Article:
Growing & Planting
Flowerbulbs can be a bit finicky, but in general are relatively easy to plant and easy to care for - we hope the following information will be of help:
When to Plant
Tulips are almost always spring-flowering bulbs and therefore MUST be planted in fall (Sept.-Dec., depending on your climate). A good bulb provider should ship your bulbs at the proper time for planting - when soil temperatures in your area are approaching 55 degrees F. It is recommended that you plant your bulbs upon receipt. If this is not possible, open all of the boxes so that air can get to the bulbs, and keep them in a dry, dark, cool place with good air circulation.
Temperatures between 50 degrees and 60 degrees F are ideal, but a range of 38 degrees to 70 degrees F should still be okay. Following these steps, you can delay planting for several weeks, but always remember that the bulbs MUST be planted before the onset of winter. See the below map for suggested planting times by region.
Choosing a Site
There are two key considerations when choosing a site for bulbs.
- Sunlight: First appearing on the wide open mountains of Central Asia, it is no surprise that Tulips need ample sunshine to bloom in the Spring as well as to store up the energy required to flower in future springs. However, it is worth noting that some bulbs, such as crocuses and bluebells, can still be planted in moderate shade, and so it is always a good practice to look into the specifics of any bulbs you purchase to understand their particular needs (a good provider should have this information ready).
- Drainage: All bulbs need good water drainage, and it is recommended to never plant bulbs where water collects. The drainage of heavy clay soils may be improved by digging in organic matter such as compost or composted manure.
How to Plant
There are two principal ways of planting bulbs.
- Planting a bed: Begin by excavating the area to be planted and loosening the soil in the bottom. Set the bulbs in the bed (typically 4-5" deep for Tulips), and be sure to space the bulbs appropriately. Standard Tulips grow best with approximately 5 bulbs per square foot of planting area, while wild Tulips can be planted a bit more densely at 9 to 13 bulbs per square foot. Replace the soil once planted, water thoroughly if the soil is dry.
- Planting individual bulbs: Dig a hole with a trowel, auger or bulb planter. Place the bulb into the hole ideally with the point up as this is where the stem will sprout from (while roots will push from the opposite end). Replace the soil, and if dry be sure to water thoroughly.
Bulbs need ample moisture from Fall, when they make new roots, until they finish flowering in spring. If the soil is dry at planting time, water thoroughly. Thereafter, water only if rainfall is scarce to ensure that the soil stays moist. Stop watering after the bulbs bloom. Supplemental irrigation after bloom - especially in the warm Southern climates - may cause bulbs to rot.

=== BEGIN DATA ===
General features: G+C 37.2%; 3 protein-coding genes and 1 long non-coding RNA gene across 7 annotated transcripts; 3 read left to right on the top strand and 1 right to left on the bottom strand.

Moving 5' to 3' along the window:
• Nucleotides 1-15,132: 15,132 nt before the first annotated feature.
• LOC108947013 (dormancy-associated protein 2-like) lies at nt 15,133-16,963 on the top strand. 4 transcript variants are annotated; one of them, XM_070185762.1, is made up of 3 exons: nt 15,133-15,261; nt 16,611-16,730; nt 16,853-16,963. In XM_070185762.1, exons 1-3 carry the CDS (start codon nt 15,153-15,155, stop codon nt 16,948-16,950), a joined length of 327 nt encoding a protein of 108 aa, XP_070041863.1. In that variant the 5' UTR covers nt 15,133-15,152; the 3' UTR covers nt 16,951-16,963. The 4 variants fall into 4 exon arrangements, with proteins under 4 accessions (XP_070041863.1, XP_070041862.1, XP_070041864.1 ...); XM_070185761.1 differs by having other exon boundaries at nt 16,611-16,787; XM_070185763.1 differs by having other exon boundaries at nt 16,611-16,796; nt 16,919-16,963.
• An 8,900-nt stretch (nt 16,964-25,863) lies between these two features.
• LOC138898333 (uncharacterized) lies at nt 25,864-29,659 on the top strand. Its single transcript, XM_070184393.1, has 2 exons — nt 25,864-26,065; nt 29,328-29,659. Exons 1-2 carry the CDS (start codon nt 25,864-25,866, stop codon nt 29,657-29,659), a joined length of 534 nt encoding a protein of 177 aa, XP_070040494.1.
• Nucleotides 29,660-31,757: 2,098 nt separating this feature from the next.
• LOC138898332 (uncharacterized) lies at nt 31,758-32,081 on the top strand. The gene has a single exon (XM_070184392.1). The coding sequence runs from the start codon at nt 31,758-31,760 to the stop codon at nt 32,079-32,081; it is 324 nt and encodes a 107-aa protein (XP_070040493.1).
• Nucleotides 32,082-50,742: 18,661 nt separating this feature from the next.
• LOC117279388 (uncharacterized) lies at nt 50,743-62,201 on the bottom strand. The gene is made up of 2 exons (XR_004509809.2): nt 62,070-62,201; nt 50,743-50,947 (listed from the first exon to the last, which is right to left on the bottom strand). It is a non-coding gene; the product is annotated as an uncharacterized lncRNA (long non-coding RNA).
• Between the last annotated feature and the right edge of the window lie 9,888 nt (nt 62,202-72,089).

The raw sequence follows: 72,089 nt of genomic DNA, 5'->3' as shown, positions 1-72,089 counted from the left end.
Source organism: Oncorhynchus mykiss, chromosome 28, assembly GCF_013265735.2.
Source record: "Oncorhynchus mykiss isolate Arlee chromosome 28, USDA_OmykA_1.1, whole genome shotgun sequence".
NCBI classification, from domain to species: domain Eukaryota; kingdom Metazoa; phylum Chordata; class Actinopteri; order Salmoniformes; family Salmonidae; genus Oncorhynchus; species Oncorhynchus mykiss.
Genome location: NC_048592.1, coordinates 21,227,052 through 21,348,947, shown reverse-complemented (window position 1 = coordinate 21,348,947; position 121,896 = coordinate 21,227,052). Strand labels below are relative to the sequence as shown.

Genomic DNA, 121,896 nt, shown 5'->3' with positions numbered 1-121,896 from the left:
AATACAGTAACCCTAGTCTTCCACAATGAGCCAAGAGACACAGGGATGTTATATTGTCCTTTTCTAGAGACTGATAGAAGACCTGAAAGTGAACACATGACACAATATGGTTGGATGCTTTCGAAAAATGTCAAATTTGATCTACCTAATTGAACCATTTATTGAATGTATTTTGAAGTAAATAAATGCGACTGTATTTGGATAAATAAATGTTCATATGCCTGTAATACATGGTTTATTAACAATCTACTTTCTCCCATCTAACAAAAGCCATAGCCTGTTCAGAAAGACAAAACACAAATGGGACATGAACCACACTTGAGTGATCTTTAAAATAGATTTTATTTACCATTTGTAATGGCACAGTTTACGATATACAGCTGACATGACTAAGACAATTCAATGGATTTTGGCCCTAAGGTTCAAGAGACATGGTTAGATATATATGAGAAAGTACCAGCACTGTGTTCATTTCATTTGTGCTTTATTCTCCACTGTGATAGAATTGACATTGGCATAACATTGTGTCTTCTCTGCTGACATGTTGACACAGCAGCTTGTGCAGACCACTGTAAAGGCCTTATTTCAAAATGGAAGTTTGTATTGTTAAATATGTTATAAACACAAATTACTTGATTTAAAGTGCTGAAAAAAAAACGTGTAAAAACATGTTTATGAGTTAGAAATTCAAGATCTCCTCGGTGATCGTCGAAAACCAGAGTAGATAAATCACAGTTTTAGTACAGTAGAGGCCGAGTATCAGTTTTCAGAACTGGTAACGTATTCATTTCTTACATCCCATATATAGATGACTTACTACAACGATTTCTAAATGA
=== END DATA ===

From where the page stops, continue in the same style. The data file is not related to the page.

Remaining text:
Oftentimes, bulbs shipped will already have the following year's flowers set inside them, so there will be no need to fertilize at planting time. However, if you intend for your bulbs to be long-term players in your landscape, you may want to fertilize them in early spring, when the shoots begin to push through the soil. Prior to doing so, it is recommended that you first have your soil tested to identify any nutrient deficiencies. This will allow you to correct any issues with an organic fertilizer, which will release nutrients slowly.
For the most part, though, bulbs are not heavy feeders. You can generally do without fertilizer entirely if you mulch your bulbs annually with 2-3 inches of an organic material such as compost, shredded bark, aged wood chips or shredded leaves.
Care After Bloom
After your bulbs bloom, you may remove the spent flowers or seed heads if they are unsightly (in the case of Tulips, removing the seed heads can also help to encourage the bulbs to flower again the following year). It is also recommended to allow the foliage to die back naturally - if you cut, braid or tie up the foliage before it yellows and withers, it can prevent the bulbs from producing the energy needed to grow and bloom again in the following year. Of course, if you intend to lift and discard Tulip bulbs after they bloom and replant in the fall, there's no need to wait for the foliage to yellow.
Recommendations for warmer climates
Most bulbs do well through USDA Plant Hardiness Zone 7 (see below). However, in Zones 7b-10 (where soil temperatures do not cool down sufficiently in winter and spring weather is often very warm), bulbs should be pre-chilled in order to improve the likelihood of a full, un-stunted growth.
The best way to do this is to refrigerate the bulbs for 8-10 weeks, then plant in December when the weather cools down. Once you take the bulbs out of the fridge, plant them right away, and be sure to not allow the bulbs to sit in the sun while digging (as this can warm them up and interfere with the normal growth process).
In the Deep South (and much of California), Tulips should be considered an 'annual' flower, meaning it should not be expected to grow back every year. Many understand and even enjoy this as it provides an opportunity for a new look every season, but it is important to be aware of this before purchasing for the first time. Good bulb providers can also recommend specific bulbs that will grow better in hot, southern environments.